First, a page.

CERN Particle Fever HD Documentary

Particle Fever is a 2013 documentary film tracking the first round of experiments at the Large Hadron Collider near Geneva, Switzerland. The film follows the experimental physicists at CERN who run the experiments, as well as the theoretical physicists who attempt to provide a conceptual framework for the LHC’s results. The film begins in 2008 with the first firing of the LHC and concludes in 2012 with the successful identification of the Higgs boson.

CERN Particle Fever HD Documentary

The Communication Awards of the National Academies of Sciences, Engineering, and Medicine awarded a $20,000 prize for excellence in communicating science to the general public in Film/Radio/TV to David Kaplan and Mark Levinson for “Particle Fever” on October 14, 2015. The awards are given to individuals in four categories: books, film/radio/TV, magazine/newspaper and online, and are supported by the W. M. Keck Foundation.

The film was shot over a period of seven years. It was directed by Mark Levinson, a former theoretical physicist with a doctorate from UC-Berkeley. Levinson produced the film along with David Kaplan, a professor of physics at Johns Hopkins University and producers Andrea Miller, Carla Solomon and Wendy Sax. The team gathered nearly 500 hours of footage from both professional camera crews and amateur video self-recordings shot by the physicists themselves. This footage was then edited by Walter Murch, who had previously won Academy Awards for his work on Apocalypse Now and The English Patient.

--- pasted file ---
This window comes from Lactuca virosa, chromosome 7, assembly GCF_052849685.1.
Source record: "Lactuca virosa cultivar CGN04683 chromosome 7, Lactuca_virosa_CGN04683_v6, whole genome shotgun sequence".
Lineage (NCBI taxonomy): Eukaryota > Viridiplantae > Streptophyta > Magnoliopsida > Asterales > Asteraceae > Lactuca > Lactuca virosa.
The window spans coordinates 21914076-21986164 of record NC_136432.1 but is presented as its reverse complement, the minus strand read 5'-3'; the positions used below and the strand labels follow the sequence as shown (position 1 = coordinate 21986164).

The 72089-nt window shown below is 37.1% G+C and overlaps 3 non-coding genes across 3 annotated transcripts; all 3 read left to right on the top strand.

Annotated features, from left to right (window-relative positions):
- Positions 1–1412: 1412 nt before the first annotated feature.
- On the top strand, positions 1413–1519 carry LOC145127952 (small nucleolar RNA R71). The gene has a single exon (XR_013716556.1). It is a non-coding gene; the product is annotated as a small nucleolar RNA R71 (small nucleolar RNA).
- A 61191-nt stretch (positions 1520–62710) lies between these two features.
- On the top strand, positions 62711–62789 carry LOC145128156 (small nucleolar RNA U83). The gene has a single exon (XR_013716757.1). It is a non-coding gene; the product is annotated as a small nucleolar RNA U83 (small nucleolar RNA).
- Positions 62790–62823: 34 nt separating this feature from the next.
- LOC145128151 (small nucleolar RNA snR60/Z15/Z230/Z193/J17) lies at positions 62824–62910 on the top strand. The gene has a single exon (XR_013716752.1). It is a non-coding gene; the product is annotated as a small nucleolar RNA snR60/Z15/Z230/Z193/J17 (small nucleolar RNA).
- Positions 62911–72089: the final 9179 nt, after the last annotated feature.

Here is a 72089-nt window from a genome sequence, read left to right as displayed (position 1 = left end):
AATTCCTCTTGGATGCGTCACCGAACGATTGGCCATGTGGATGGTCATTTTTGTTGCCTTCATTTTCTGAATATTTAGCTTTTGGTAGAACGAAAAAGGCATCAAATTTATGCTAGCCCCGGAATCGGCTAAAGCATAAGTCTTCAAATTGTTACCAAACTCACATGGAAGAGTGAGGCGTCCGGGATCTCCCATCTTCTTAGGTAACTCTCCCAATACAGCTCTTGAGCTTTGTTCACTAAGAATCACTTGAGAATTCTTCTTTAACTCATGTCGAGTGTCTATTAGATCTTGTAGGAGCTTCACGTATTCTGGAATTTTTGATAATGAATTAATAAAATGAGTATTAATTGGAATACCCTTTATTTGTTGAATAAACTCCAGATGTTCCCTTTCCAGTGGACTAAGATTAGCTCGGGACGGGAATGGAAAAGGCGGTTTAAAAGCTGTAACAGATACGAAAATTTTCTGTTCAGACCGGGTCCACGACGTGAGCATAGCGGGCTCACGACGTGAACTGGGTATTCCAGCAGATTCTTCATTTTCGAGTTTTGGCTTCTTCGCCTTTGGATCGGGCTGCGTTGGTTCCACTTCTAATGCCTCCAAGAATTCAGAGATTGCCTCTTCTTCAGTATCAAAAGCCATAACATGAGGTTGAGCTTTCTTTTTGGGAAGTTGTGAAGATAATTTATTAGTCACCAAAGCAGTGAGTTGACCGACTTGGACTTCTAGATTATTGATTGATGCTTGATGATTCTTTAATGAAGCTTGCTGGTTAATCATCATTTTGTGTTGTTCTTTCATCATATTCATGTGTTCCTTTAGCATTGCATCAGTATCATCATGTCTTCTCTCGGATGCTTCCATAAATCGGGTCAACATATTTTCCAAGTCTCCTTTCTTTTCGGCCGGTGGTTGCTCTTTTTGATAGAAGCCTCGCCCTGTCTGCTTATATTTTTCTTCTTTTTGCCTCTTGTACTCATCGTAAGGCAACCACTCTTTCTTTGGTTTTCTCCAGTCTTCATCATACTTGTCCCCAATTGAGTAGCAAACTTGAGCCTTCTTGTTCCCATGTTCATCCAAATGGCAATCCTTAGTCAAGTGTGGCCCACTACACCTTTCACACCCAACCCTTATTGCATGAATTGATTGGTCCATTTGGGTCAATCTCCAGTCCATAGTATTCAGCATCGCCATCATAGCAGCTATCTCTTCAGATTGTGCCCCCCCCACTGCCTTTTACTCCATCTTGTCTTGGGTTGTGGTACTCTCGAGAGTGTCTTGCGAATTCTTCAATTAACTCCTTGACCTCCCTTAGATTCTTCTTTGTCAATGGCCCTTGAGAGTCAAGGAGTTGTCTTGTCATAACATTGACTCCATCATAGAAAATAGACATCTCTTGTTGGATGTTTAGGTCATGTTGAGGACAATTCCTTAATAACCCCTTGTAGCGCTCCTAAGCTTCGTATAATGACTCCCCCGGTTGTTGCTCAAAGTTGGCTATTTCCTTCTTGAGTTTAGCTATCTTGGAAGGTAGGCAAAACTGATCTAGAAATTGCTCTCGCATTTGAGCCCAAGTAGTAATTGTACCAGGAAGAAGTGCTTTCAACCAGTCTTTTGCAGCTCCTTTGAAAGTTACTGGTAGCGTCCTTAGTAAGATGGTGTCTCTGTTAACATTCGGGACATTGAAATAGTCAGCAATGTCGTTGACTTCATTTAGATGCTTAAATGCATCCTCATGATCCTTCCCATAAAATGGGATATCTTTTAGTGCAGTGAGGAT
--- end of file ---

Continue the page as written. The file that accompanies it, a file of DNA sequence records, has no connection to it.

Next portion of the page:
The film premiered at Sheffield Doc/Fest on July 14, 2013.


CERN Particle Fever HD DocumentaryThe film is composed of two narrative threads. One follows the large team of experimental physicists at CERN as they try to get the LHC running properly. After a promising initial test run, the LHC suffers a liquid helium leak in 2008 that damages its electromagnets. Fabiola Gianotti, Martin Aleksa, and Monica Dunford are all shown discussing how to handle the negative publicity surrounding the accident, and how to proceed. After repairs in 2009, the LHC begins to run experiments again at half power.


The other thread follows the competing theories of Nima Arkani-Hamed and his mentor Savas Dimopoulos. In the film, Arkani-Hamed advocates for the “multiverse” theory, which predicts the mass of the Higgs boson to be approximately 140 giga-electronvolts. Dimopoulos argues for the more-established supersymmetry theory, which predicts the mass of the Higgs boson to be approximately 115 GeV.

The narrative threads combine at the end of the film, when CERN announces the confirmed existence of a Higgs-like particle, with a mass of approximately 125 GeV. The discovery of the particle is met with a standing ovation, and Peter Higgs is shown wiping away tears. However, neither of the competing theories of the universe is definitively supported by the finding.

Later, Kaplan is shown admitting that none of his theoretical models are supported by this finding, and that the long-term implications of the discovery are unclear.

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